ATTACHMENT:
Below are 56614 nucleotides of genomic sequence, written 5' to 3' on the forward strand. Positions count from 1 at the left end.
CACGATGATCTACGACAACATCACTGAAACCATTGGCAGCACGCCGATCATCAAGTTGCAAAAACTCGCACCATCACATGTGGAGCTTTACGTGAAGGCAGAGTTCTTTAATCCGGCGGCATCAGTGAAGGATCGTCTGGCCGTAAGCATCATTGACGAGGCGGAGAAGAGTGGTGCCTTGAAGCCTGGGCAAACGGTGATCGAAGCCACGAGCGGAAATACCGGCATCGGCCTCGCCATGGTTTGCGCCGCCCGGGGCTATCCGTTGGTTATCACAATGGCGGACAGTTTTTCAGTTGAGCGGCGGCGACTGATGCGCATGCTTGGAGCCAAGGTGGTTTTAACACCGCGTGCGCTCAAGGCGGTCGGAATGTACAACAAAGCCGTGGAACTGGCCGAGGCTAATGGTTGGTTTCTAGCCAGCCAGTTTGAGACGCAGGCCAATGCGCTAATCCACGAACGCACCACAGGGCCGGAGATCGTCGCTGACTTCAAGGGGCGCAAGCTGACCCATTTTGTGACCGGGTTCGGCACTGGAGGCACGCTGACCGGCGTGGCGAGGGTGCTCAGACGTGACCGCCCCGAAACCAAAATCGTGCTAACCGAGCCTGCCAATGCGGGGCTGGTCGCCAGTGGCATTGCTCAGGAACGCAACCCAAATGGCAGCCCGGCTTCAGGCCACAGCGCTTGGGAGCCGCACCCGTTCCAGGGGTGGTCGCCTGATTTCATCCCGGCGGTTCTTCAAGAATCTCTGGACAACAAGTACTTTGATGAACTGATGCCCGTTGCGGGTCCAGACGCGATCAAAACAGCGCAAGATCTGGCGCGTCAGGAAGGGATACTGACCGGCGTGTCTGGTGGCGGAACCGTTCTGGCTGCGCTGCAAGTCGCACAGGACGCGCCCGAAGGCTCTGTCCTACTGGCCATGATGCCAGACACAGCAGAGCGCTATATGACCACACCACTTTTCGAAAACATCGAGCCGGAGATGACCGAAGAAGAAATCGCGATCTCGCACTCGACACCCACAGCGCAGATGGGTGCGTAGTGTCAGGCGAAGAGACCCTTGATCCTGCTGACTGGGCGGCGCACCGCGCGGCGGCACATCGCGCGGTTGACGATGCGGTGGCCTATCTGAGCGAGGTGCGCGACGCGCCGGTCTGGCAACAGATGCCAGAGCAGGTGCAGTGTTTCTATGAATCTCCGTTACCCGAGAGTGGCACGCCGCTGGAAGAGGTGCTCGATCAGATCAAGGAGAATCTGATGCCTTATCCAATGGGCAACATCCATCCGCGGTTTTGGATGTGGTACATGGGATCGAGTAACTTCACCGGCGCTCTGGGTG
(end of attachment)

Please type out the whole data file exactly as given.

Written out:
Below are 56614 nucleotides of genomic sequence, written 5' to 3' on the forward strand. Positions count from 1 at the left end.
CACGATGATCTACGACAACATCACTGAAACCATTGGCAGCACGCCGATCATCAAGTTGCAAAAACTCGCACCATCACATGTGGAGCTTTACGTGAAGGCAGAGTTCTTTAATCCGGCGGCATCAGTGAAGGATCGTCTGGCCGTAAGCATCATTGACGAGGCGGAGAAGAGTGGTGCCTTGAAGCCTGGGCAAACGGTGATCGAAGCCACGAGCGGAAATACCGGCATCGGCCTCGCCATGGTTTGCGCCGCCCGGGGCTATCCGTTGGTTATCACAATGGCGGACAGTTTTTCAGTTGAGCGGCGGCGACTGATGCGCATGCTTGGAGCCAAGGTGGTTTTAACACCGCGTGCGCTCAAGGCGGTCGGAATGTACAACAAAGCCGTGGAACTGGCCGAGGCTAATGGTTGGTTTCTAGCCAGCCAGTTTGAGACGCAGGCCAATGCGCTAATCCACGAACGCACCACAGGGCCGGAGATCGTCGCTGACTTCAAGGGGCGCAAGCTGACCCATTTTGTGACCGGGTTCGGCACTGGAGGCACGCTGACCGGCGTGGCGAGGGTGCTCAGACGTGACCGCCCCGAAACCAAAATCGTGCTAACCGAGCCTGCCAATGCGGGGCTGGTCGCCAGTGGCATTGCTCAGGAACGCAACCCAAATGGCAGCCCGGCTTCAGGCCACAGCGCTTGGGAGCCGCACCCGTTCCAGGGGTGGTCGCCTGATTTCATCCCGGCGGTTCTTCAAGAATCTCTGGACAACAAGTACTTTGATGAACTGATGCCCGTTGCGGGTCCAGACGCGATCAAAACAGCGCAAGATCTGGCGCGTCAGGAAGGGATACTGACCGGCGTGTCTGGTGGCGGAACCGTTCTGGCTGCGCTGCAAGTCGCACAGGACGCGCCCGAAGGCTCTGTCCTACTGGCCATGATGCCAGACACAGCAGAGCGCTATATGACCACACCACTTTTCGAAAACATCGAGCCGGAGATGACCGAAGAAGAAATCGCGATCTCGCACTCGACACCCACAGCGCAGATGGGTGCGTAGTGTCAGGCGAAGAGACCCTTGATCCTGCTGACTGGGCGGCGCACCGCGCGGCGGCACATCGCGCGGTTGACGATGCGGTGGCCTATCTGAGCGAGGTGCGCGACGCGCCGGTCTGGCAACAGATGCCAGAGCAGGTGCAGTGTTTCTATGAATCTCCGTTACCCGAGAGTGGCACGCCGCTGGAAGAGGTGCTCGATCAGATCAAGGAGAATCTGATGCCTTATCCAATGGGCAACATCCATCCGCGGTTTTGGATGTGGTACATGGGATCGAGTAACTTCACCGGCGCTCTGGGTG